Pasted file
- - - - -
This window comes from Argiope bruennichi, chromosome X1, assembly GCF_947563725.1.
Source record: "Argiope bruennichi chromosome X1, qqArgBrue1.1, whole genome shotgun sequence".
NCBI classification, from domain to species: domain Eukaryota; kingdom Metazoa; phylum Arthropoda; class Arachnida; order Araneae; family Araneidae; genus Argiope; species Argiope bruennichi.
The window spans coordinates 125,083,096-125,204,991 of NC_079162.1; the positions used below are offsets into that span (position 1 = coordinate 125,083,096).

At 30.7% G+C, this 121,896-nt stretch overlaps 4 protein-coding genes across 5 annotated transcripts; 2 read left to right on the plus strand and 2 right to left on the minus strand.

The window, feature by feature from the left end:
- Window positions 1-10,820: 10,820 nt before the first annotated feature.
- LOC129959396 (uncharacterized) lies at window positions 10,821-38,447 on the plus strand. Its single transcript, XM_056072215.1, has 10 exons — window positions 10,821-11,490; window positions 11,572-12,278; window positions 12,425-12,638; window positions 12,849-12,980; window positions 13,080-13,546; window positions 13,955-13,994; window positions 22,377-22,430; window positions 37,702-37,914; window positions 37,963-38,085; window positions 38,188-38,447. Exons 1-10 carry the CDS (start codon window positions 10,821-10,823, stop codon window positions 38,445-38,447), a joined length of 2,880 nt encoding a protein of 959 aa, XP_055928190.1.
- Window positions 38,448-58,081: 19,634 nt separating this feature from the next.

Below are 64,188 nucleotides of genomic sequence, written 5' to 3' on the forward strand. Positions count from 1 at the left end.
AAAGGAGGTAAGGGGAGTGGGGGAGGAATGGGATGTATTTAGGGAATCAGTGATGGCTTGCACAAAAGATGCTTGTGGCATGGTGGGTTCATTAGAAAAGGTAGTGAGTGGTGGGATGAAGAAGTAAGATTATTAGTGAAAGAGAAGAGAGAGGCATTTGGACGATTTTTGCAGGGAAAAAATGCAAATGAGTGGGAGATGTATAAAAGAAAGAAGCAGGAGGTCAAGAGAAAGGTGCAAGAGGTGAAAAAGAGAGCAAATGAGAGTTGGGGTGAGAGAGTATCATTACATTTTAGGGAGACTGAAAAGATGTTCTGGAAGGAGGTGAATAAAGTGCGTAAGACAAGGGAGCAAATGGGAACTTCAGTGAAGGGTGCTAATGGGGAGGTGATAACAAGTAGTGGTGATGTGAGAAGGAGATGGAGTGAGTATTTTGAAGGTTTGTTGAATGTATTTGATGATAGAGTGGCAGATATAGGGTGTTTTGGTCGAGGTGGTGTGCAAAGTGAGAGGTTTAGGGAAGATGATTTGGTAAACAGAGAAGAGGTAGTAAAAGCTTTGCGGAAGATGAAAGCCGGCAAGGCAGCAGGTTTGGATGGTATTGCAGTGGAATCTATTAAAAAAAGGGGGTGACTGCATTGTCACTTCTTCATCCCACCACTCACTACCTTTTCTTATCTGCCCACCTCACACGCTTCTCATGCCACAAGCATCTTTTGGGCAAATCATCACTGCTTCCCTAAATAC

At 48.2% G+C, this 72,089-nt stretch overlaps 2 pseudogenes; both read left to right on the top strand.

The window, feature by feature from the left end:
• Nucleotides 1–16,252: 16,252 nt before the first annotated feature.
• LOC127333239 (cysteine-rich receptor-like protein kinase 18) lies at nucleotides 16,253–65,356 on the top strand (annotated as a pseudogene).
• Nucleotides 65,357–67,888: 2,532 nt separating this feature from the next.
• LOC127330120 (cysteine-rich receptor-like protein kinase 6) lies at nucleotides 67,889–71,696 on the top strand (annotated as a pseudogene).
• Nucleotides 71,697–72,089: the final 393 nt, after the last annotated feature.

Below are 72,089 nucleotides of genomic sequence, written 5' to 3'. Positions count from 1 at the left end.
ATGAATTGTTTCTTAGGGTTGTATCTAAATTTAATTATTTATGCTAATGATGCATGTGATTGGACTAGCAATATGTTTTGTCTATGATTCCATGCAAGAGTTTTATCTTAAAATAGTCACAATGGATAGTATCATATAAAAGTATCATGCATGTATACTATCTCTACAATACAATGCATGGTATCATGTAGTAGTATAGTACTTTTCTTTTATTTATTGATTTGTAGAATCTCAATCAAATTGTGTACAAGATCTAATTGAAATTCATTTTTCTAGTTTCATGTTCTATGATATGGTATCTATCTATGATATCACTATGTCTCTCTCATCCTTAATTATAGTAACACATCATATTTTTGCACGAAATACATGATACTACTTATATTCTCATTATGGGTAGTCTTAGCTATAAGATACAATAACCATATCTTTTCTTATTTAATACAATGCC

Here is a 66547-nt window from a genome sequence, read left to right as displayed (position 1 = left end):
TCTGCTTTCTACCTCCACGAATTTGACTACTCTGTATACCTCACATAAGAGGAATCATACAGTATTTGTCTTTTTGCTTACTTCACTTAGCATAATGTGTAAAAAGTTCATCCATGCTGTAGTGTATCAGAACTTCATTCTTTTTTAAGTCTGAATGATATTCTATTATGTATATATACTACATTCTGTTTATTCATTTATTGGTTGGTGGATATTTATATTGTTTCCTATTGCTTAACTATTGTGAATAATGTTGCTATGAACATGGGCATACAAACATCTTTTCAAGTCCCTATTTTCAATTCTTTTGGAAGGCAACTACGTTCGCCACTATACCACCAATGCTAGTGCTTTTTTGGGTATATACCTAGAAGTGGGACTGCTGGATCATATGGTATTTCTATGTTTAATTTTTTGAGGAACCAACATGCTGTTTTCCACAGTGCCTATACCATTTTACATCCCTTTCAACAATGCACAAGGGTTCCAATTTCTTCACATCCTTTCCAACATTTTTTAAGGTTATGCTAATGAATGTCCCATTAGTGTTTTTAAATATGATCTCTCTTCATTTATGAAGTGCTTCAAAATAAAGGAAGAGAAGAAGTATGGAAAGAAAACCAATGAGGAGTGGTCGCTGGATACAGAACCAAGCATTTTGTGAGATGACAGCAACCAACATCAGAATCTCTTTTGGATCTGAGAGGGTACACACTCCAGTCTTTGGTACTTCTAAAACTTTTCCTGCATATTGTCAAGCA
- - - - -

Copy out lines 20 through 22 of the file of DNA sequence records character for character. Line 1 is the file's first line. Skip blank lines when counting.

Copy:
ATGAATTGTTTCTTAGGGTTGTATCTAAATTTAATTATTTATGCTAATGATGCATGTGATTGGACTAGCAATATGTTTTGTCTATGATTCCATGCAAGAGTTTTATCTTAAAATAGTCACAATGGATAGTATCATATAAAAGTATCATGCATGTATACTATCTCTACAATACAATGCATGGTATCATGTAGTAGTATAGTACTTTTCTTTTATTTATTGATTTGTAGAATCTCAATCAAATTGTGTACAAGATCTAATTGAAATTCATTTTTCTAGTTTCATGTTCTATGATATGGTATCTATCTATGATATCACTATGTCTCTCTCATCCTTAATTATAGTAACACATCATATTTTTGCACGAAATACATGATACTACTTATATTCTCATTATGGGTAGTCTTAGCTATAAGATACAATAACCATATCTTTTCTTATTTAATACAATGCC

Here is a 66547-nt window from a genome sequence, read left to right as displayed (position 1 = left end):
TCTGCTTTCTACCTCCACGAATTTGACTACTCTGTATACCTCACATAAGAGGAATCATACAGTATTTGTCTTTTTGCTTACTTCACTTAGCATAATGTGTAAAAAGTTCATCCATGCTGTAGTGTATCAGAACTTCATTCTTTTTTAAGTCTGAATGATATTCTATTATGTATATATACTACATTCTGTTTATTCATTTATTGGTTGGTGGATATTTATATTGTTTCCTATTGCTTAACTATTGTGAATAATGTTGCTATGAACATGGGCATACAAACATCTTTTCAAGTCCCTATTTTCAATTCTTTTGGAAGGCAACTACGTTCGCCACTATACCACCAATGCTAGTGCTTTTTTGGGTATATACCTAGAAGTGGGACTGCTGGATCATATGGTATTTCTATGTTTAATTTTTTGAGGAACCAACATGCTGTTTTCCACAGTGCCTATACCATTTTACATCCCTTTCAACAATGCACAAGGGTTCCAATTTCTTCACATCCTTTCCAACATTTTTTAAGGTTATGCTAATGAATGTCCCATTAGTGTTTTTAAATATGATCTCTCTTCATTTATGAAGTGCTTCAAAATAAAGGAAGAGAAGAAGTATGGAAAGAAAACCAATGAGGAGTGGTCGCTGGATACAGAACCAAGCATTTTGTGAGATGACAGCAACCAACATCAGAATCTCTTTTGGATCTGAGAGGGTACACACTCCAGTCTTTGGTACTTCTAAAACTTTTCCTGCATATTGTCAAGCA